While all forms of finance depend on significant energy inputs, energy use in the crypto industry pales in comparison to the traditional finance sector and other legacy industries in the economy.. Additionally, the crypto industry is a green energy leader, with some estimates showing that the industry gets as much as 60% of energy from renewable sources. As we continue to invest in our green energy infrastructure, crypto’s green energy adoption will grow as well. There is certainly more work to be done in reducing crypto’s carbon footprint, but we should work together to find solutions that achieve this goal without turning off an entire industry.
If A7389C/S6486D passes, the crypto projects that will not be allowed to move forward won’t simply disappear. They will be forced to move their operations – and hundreds of good-paying jobs – to other states or countries. In the end, the crypto mining projects will continue to operate, but New Yorkers won’t be taking the paychecks and New York’s exceptional environmental standards won’t be enforced. If New York wants to be a leader on crypto and the environment, it must innovate alongside its corporate citizens and develop creative ways to support growth while protecting our natural surroundings.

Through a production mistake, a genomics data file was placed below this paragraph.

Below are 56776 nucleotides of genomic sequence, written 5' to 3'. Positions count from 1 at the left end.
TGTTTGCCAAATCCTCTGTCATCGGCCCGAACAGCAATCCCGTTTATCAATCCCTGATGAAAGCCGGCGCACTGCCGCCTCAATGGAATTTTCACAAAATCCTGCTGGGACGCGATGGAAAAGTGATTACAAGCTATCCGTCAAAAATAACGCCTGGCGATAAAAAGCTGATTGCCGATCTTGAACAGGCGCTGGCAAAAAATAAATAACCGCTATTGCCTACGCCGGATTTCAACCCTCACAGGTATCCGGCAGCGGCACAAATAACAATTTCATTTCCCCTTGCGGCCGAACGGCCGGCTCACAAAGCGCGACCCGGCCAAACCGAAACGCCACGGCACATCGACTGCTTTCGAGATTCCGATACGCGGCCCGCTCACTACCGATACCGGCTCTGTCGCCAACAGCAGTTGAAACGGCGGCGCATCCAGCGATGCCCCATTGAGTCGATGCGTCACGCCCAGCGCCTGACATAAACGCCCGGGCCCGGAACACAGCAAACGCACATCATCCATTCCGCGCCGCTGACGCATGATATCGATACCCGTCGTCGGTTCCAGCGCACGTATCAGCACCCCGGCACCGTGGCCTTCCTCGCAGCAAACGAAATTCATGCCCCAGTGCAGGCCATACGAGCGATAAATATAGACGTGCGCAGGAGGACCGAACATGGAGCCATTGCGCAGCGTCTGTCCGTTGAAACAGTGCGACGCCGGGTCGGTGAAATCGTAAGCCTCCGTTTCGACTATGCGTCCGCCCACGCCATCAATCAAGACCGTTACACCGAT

Legislation that singles out the cryptocurrency industry for a moratorium on its progress will also have significant adverse effects on the Black and Latino communities in the state. Data shows that these communities are invested in crypto at higher rates than the national average, and have been some of the sector’s earliest and most dedicated adopters. It is important to note that not only do many younger Black and Latino investors view crypto as a path towards meaningful wealth generation, they are also software and hardware developers, as well as stakers and miners. In addition to the reasons outlined above, the fact that the potential impact of A7389C/S6486D on a new and growing industry like the crypto industry will also adversely impact communities with respect to equity and inclusion issues should be taken very seriously.
We urge you to join other leaders in our state, such as Mayor Eric Adams, U.S. Senators Schumer and Gillibrand, Representative Ritchie Torres and others, who want to make New York America’s crypto capital. This is a historic opportunity to become the nexus of our crypto future while also working together to combat climate change, but that future will slip through our fingers if this misguided moratorium passes.
Thank you for consideration and your leadership for New Yorkers.
Kristin Smith, Executive Director
Amanda Cavaleri, Board Chair
Bitcoin Today Coalition
Dan Swislow, Head of Policy & Government Relations, Americas
Heather Briccetti, President
Business Council of New York State
Perianne Boring, Founder and CEO
Chamber of Digital Commerce
Graham Jenkins, CEO Coinlist
Damien G. Scott, Deputy General Counsel
Mark Murphy, COO
Digital Currency Group
Tim Hoefer, President & CEO
Mike Colyer, CEO
Arianna Pretto-Sakmann, Chief Legal Officer
Craig Salm, Chief Legal Officer
Addie Jenne, Legislative Counsel
Jason Clark, Executive Director